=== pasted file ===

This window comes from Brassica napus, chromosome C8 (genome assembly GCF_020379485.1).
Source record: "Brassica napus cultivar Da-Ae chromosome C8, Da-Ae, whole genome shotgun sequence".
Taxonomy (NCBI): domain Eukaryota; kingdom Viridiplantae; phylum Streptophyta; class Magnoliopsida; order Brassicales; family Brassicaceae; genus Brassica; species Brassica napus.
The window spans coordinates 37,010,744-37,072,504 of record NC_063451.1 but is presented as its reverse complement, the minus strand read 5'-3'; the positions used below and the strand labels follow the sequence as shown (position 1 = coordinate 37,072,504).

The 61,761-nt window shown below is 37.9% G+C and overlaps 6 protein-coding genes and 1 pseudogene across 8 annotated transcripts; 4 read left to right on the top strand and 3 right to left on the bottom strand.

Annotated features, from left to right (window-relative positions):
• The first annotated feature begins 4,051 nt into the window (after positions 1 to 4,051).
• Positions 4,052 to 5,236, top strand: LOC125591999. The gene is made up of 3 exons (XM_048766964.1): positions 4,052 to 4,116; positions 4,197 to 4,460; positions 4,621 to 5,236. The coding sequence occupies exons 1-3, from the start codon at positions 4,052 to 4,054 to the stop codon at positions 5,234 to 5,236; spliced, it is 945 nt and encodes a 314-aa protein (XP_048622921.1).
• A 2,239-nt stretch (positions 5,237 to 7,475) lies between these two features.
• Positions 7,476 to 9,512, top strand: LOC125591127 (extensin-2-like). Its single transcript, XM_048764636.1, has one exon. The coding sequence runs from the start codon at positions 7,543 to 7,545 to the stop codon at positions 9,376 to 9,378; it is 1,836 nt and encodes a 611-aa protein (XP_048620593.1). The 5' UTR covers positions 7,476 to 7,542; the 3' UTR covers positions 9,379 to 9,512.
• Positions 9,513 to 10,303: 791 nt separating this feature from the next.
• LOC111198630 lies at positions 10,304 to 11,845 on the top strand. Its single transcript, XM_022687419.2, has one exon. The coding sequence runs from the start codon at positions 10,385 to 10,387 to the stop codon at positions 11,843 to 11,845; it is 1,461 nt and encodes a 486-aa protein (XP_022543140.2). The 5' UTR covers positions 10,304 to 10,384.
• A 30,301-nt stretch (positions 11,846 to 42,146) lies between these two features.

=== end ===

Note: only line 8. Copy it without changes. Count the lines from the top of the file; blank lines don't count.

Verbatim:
• Positions 4,052 to 5,236, top strand: LOC125591999. The gene is made up of 3 exons (XM_048766964.1): positions 4,052 to 4,116; positions 4,197 to 4,460; positions 4,621 to 5,236. The coding sequence occupies exons 1-3, from the start codon at positions 4,052 to 4,054 to the stop codon at positions 5,234 to 5,236; spliced, it is 945 nt and encodes a 314-aa protein (XP_048622921.1).